Out of Reach

Living Wage Eludes the Average Austinite



illustration by Doug Potter

Does anyone remember the last time they heard any bad news about Austin's economy? The Texas Workforce Commission recently announced that regional job growth turned out to be higher than expected for 1997 - about 4.5% - for the Austin-San Marcos metro area. The Greater Austin Chamber of Commerce is predicting continued robust growth for 1998, and everyone agrees that the area unemployment rate is around 3.1%, roughly 40% below the national average. As local economic prognosticator Jon Hockenyos told the Austin American-Statesman on March 3, "you're talking about a very healthy regional economy and a very tight labor market." A tight labor market means a smaller pool of available workers, which, according to the conventional economic wisdom, means higher wages. But that particular bit of good news, apparently, has not yet made it to Austin. You don't have to be Jon Hockenyos to tell that wages in Austin are out of whack with the rising cost of living. Austin has an official poverty rate roughly five times its official unemployment rate. Even allowing for the disproportionate number of children who are poor in Texas (officially 19% here in Travis County), that disparity indicates an economy with a lot of working poor people. So who's to blame?

A good place to start is Austin's largest employer - the University of Texas. A study commissioned by UT recently discovered what workers there already knew - 94% of non-teaching staff were paid below the market average. But it's not just UT - home of the gold-plated stadium renovations and the $350,000-per-year chancellor - that underpays its workers. Many jobs in Austin barely pay enough to support a single adult, much less a spouse and children.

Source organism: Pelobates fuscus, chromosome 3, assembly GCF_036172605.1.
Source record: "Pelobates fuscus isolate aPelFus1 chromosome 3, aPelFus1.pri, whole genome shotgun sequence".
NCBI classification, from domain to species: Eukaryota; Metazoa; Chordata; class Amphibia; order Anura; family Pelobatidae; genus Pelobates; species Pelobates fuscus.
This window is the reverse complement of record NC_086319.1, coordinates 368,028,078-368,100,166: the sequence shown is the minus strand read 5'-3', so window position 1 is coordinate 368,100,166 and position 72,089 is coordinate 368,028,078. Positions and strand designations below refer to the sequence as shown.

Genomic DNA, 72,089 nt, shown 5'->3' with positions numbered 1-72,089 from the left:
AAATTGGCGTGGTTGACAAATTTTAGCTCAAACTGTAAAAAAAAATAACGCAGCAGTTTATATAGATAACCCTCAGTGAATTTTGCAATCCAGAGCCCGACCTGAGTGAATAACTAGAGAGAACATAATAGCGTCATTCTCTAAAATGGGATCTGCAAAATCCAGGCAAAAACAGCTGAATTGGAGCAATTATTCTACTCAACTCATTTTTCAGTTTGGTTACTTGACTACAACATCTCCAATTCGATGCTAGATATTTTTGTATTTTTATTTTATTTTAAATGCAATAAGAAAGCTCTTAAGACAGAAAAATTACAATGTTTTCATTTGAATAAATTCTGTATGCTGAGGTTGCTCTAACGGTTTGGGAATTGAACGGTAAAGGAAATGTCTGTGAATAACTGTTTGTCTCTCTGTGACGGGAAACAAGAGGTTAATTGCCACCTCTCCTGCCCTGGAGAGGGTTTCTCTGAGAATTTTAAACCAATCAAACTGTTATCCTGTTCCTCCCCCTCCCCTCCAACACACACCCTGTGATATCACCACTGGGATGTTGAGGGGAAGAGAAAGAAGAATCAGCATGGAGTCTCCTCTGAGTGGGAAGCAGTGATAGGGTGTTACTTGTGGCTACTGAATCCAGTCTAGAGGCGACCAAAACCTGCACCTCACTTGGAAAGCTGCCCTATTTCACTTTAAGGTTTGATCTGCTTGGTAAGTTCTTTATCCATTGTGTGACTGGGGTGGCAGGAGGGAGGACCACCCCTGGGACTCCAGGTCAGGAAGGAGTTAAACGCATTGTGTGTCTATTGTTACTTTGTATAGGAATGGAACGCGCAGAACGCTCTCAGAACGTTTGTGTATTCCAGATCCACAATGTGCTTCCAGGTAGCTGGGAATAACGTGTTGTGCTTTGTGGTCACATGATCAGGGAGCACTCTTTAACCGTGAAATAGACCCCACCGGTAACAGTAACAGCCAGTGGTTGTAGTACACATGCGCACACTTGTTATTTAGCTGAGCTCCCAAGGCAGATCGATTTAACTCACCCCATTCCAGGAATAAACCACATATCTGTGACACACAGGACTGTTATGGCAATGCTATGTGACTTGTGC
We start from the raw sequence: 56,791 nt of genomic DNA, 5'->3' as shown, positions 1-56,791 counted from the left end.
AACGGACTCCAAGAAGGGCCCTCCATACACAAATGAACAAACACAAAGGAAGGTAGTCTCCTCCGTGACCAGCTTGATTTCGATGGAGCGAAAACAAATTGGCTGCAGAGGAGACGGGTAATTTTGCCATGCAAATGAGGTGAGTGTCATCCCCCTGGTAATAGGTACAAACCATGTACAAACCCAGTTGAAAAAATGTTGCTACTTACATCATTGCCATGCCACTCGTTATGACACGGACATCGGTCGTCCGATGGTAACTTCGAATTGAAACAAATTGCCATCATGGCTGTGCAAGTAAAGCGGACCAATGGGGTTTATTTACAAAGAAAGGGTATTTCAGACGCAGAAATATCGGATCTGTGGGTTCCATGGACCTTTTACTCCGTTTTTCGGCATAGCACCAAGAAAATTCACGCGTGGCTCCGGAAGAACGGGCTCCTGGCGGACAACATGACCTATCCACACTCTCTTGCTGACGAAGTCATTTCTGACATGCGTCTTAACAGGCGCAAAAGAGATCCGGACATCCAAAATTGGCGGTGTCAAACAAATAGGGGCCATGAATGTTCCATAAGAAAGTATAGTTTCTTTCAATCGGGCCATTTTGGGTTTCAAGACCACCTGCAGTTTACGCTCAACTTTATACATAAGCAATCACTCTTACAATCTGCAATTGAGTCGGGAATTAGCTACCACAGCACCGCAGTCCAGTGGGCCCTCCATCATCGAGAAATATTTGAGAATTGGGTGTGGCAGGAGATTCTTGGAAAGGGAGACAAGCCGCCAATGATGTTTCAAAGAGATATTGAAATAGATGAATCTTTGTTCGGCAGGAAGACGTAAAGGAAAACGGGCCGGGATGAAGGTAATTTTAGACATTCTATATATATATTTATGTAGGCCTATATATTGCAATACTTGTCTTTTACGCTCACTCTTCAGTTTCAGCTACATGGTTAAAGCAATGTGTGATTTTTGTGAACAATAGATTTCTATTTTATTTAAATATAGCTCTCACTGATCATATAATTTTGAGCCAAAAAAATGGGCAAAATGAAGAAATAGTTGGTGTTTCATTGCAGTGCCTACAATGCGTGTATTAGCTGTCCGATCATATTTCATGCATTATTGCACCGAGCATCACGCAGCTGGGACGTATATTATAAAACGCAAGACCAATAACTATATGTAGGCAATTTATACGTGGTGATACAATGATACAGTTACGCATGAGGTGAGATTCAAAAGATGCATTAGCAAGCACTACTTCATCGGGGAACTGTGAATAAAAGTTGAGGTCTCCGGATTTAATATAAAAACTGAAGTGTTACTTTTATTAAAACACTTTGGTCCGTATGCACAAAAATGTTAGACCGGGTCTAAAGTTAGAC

According to the U.S. Bureau of Labor Statistics, the minimum wage hasn't kept up with the rising cost of living.



The current federal poverty threshold for a family of three is $13,300. A commonly used alternative is 150% of the official figure - which in this case would be about $19,995. That's about $1,108 and $1,666 per month, respectively. The 150% threshold was developed by researchers John Schwarz and Thomas Volgy as a more realistic version of the federal government's threshold, which is still based on a simplistic formula developed in the 1960s: calculating the cost of a minimally sufficient diet and multiplying by three, assuming that most families spent about one-third of their budgets on food. But that formula - which even the original planners believed to be adequate only in times of emergency - fails to take into account the increase in the relative costs of other necessities, such as health care, housing, and transportation, since the 1960s. Now consider the salary figures compiled in the 1997 Austin Area Pay and Benefits Survey, released late last year by the Hay Group, and sponsored in part by the Chamber of Commerce. The average minimum salary for a retail sales clerk in Austin is $14,000. For a data entry operator, $15,500. Administrative assistant, $19,400. Local delivery driver, $15,300. Watchman, $15,900. Janitor, $12,600. Laborer, $13,400. Basic patient care worker, $14,400. Get the picture?